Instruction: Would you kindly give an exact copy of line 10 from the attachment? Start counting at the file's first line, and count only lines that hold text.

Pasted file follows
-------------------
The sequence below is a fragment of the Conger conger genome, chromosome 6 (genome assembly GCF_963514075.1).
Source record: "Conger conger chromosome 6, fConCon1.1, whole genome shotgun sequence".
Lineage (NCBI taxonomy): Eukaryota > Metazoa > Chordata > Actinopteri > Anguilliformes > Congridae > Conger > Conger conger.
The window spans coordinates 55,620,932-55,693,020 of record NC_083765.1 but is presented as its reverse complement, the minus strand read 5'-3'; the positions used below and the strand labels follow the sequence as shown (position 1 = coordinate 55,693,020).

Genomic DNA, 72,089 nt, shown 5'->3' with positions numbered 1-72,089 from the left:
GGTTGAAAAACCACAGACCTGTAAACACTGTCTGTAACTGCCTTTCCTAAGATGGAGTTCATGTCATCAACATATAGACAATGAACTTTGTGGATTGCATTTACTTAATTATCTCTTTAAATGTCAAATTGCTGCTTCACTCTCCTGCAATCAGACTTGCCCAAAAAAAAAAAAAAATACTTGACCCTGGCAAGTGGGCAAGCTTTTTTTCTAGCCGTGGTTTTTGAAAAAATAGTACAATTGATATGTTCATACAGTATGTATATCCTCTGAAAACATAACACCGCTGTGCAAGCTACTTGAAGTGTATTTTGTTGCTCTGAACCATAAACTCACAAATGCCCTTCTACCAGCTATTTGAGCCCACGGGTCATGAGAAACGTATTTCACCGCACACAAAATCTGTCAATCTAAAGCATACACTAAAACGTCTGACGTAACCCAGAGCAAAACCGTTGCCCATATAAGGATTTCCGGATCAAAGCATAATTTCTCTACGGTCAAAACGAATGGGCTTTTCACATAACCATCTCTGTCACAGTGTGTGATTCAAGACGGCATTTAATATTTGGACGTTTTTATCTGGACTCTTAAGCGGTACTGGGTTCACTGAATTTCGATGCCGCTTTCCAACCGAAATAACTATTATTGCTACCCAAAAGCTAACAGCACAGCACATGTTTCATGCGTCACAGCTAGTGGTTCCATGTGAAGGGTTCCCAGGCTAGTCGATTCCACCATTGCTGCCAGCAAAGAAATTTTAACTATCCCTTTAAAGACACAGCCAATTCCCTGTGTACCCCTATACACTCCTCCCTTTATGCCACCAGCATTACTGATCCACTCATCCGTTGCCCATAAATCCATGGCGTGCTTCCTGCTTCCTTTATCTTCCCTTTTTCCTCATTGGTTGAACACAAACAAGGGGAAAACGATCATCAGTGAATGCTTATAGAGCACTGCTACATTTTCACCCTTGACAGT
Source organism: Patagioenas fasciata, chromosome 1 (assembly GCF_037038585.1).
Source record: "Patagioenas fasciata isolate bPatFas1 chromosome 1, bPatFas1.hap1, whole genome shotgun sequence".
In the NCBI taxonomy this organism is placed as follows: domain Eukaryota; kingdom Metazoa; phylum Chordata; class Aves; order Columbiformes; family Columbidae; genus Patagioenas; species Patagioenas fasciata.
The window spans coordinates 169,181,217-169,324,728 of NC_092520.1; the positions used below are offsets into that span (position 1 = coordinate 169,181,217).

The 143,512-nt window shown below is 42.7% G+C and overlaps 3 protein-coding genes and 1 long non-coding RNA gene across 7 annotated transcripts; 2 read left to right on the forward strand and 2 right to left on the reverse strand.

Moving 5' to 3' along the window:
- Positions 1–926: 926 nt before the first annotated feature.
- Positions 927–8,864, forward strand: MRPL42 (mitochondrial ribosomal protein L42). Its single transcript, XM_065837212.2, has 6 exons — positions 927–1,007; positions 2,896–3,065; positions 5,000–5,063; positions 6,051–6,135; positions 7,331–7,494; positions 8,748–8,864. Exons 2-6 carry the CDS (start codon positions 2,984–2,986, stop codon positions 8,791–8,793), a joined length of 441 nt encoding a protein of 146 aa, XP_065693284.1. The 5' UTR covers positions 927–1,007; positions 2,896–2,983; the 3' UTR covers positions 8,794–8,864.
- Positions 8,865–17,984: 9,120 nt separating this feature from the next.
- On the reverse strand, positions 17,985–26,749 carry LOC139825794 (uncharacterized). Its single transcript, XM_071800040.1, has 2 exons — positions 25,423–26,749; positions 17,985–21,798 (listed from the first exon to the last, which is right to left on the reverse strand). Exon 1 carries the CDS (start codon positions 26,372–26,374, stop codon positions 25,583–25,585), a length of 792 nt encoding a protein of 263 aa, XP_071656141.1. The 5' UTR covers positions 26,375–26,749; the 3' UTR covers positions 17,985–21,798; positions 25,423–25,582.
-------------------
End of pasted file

The window spans coordinates 169,181,217-169,324,728 of NC_092520.1; the positions used below are offsets into that span (position 1 = coordinate 169,181,217).